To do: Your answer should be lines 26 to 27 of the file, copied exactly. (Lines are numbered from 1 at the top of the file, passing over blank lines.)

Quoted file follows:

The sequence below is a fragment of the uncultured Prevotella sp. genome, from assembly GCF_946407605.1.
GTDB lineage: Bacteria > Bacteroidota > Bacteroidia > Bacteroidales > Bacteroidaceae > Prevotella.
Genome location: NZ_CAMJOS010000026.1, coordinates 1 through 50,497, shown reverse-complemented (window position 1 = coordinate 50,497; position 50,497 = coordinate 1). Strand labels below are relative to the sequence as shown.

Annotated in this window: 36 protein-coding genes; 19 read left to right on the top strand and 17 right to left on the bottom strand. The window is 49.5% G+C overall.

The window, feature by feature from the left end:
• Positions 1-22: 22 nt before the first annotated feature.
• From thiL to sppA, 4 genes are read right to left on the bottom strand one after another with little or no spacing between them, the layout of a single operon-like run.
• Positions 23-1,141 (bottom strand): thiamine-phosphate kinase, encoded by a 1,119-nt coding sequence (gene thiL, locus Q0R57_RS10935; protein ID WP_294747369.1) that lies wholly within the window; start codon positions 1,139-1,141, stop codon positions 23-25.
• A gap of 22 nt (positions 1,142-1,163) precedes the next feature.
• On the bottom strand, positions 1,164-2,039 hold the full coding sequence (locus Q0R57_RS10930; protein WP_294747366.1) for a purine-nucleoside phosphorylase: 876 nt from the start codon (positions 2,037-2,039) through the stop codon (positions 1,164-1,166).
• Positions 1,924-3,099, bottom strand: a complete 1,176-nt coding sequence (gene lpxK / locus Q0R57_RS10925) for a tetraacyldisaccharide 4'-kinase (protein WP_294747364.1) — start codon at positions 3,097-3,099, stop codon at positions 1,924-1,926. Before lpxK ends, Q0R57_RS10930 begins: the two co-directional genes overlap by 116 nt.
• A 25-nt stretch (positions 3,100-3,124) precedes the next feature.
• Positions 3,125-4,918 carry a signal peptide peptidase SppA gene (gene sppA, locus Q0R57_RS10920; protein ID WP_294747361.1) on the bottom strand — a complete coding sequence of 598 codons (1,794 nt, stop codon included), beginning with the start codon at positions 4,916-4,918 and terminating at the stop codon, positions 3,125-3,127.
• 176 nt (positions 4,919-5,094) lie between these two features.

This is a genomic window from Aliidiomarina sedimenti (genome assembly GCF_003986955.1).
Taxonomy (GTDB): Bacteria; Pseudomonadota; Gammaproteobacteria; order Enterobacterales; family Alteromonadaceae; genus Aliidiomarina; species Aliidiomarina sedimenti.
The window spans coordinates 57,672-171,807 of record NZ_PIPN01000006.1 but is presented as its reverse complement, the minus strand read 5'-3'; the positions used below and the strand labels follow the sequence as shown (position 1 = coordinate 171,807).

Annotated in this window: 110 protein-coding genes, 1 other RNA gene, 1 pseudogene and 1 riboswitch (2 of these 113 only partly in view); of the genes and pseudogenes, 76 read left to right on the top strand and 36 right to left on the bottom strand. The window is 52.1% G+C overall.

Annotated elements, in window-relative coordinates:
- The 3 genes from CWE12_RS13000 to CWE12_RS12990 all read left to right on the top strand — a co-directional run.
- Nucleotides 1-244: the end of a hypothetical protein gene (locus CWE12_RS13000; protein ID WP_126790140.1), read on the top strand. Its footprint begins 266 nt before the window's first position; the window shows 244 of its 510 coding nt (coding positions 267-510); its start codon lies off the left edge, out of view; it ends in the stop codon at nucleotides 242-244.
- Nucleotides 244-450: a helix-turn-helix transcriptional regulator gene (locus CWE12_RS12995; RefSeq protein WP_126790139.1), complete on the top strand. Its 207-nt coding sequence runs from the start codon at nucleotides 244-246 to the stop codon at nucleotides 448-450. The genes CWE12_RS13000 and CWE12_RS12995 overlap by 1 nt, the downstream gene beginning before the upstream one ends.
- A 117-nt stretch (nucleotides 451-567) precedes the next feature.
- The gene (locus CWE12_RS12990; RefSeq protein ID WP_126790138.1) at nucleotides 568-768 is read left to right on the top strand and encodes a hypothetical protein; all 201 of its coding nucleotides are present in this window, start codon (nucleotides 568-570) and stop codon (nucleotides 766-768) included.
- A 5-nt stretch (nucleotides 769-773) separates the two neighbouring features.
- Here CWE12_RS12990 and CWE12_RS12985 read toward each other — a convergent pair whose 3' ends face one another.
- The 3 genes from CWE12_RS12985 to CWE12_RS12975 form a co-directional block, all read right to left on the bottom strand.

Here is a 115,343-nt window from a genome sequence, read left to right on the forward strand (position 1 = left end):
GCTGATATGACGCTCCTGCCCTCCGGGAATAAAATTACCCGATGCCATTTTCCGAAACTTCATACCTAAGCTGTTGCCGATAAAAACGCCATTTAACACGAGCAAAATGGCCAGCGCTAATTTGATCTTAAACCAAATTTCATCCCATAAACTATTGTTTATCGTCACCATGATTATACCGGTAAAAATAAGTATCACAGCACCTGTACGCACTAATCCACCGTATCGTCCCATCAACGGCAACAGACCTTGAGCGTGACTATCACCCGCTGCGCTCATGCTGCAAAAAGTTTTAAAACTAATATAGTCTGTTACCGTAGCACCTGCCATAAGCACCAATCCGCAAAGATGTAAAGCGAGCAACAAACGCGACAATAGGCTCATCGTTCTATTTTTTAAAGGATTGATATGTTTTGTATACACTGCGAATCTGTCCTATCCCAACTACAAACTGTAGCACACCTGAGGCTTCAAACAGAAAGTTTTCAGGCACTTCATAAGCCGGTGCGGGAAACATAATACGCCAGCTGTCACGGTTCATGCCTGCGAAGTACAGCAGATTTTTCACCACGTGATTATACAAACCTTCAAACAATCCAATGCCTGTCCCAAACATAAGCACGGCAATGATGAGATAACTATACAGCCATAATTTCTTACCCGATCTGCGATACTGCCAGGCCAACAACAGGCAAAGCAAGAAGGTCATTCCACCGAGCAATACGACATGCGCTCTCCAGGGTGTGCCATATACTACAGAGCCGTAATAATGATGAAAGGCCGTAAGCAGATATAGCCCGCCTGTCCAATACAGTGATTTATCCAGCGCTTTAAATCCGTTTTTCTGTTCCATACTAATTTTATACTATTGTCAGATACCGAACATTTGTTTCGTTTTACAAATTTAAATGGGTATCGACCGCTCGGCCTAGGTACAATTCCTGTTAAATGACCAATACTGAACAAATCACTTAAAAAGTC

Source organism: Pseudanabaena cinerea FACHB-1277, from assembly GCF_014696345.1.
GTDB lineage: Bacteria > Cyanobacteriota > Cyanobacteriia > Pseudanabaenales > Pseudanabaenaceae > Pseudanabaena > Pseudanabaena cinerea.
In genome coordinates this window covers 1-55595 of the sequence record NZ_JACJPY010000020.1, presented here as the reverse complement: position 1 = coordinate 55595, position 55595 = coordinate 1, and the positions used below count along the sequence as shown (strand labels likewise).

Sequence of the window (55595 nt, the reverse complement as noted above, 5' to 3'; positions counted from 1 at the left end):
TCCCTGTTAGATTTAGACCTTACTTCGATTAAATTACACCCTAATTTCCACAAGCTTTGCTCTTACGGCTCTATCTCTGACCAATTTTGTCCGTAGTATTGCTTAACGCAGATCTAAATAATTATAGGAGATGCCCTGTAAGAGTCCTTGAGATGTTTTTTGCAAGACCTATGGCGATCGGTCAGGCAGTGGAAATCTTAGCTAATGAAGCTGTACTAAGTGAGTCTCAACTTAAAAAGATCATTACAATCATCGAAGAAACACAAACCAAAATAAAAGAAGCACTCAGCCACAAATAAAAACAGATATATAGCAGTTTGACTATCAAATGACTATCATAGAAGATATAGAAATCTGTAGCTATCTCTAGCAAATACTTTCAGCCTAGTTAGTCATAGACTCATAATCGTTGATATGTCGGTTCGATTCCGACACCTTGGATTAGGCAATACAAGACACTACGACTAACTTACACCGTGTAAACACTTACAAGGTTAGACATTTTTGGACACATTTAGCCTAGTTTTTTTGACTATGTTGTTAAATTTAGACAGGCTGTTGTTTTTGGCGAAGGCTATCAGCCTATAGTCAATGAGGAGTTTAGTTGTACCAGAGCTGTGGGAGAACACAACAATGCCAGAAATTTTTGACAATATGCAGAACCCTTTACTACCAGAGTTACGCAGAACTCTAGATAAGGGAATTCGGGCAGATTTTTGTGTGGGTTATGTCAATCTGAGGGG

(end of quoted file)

- Here CWE12_RS12990 and CWE12_RS12985 read toward each other — a convergent pair whose 3' ends face one another.
- The 3 genes from CWE12_RS12985 to CWE12_RS12975 form a co-directional block, all read right to left on the bottom strand.